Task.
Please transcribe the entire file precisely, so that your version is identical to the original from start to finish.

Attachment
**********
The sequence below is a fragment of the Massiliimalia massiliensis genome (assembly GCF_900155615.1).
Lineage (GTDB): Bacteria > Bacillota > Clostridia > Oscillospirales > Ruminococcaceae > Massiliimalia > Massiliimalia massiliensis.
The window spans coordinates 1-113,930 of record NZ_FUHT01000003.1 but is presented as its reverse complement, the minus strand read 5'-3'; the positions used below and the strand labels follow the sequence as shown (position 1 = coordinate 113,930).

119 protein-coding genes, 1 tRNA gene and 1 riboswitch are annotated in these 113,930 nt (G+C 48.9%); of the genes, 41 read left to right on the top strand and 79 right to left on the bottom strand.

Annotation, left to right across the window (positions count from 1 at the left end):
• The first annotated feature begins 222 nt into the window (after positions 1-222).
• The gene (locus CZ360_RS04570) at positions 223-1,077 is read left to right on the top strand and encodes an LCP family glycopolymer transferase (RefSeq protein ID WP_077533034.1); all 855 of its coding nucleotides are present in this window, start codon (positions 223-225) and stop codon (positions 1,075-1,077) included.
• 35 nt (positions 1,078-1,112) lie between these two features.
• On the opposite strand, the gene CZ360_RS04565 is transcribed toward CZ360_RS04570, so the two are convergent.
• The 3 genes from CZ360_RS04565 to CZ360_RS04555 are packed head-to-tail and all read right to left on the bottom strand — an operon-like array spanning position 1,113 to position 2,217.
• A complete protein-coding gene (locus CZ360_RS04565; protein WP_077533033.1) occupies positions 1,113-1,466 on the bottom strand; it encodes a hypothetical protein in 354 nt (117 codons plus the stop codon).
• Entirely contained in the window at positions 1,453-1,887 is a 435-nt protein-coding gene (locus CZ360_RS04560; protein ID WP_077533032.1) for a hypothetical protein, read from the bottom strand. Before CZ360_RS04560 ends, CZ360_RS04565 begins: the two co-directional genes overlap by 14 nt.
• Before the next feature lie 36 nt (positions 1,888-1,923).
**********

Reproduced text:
The sequence below is a fragment of the Massiliimalia massiliensis genome (assembly GCF_900155615.1).
Lineage (GTDB): Bacteria > Bacillota > Clostridia > Oscillospirales > Ruminococcaceae > Massiliimalia > Massiliimalia massiliensis.
The window spans coordinates 1-113,930 of record NZ_FUHT01000003.1 but is presented as its reverse complement, the minus strand read 5'-3'; the positions used below and the strand labels follow the sequence as shown (position 1 = coordinate 113,930).

119 protein-coding genes, 1 tRNA gene and 1 riboswitch are annotated in these 113,930 nt (G+C 48.9%); of the genes, 41 read left to right on the top strand and 79 right to left on the bottom strand.

Annotation, left to right across the window (positions count from 1 at the left end):
• The first annotated feature begins 222 nt into the window (after positions 1-222).
• The gene (locus CZ360_RS04570) at positions 223-1,077 is read left to right on the top strand and encodes an LCP family glycopolymer transferase (RefSeq protein ID WP_077533034.1); all 855 of its coding nucleotides are present in this window, start codon (positions 223-225) and stop codon (positions 1,075-1,077) included.
• 35 nt (positions 1,078-1,112) lie between these two features.
• On the opposite strand, the gene CZ360_RS04565 is transcribed toward CZ360_RS04570, so the two are convergent.
• The 3 genes from CZ360_RS04565 to CZ360_RS04555 are packed head-to-tail and all read right to left on the bottom strand — an operon-like array spanning position 1,113 to position 2,217.
• A complete protein-coding gene (locus CZ360_RS04565; protein WP_077533033.1) occupies positions 1,113-1,466 on the bottom strand; it encodes a hypothetical protein in 354 nt (117 codons plus the stop codon).
• Entirely contained in the window at positions 1,453-1,887 is a 435-nt protein-coding gene (locus CZ360_RS04560; protein ID WP_077533032.1) for a hypothetical protein, read from the bottom strand. Before CZ360_RS04560 ends, CZ360_RS04565 begins: the two co-directional genes overlap by 14 nt.
• Before the next feature lie 36 nt (positions 1,888-1,923).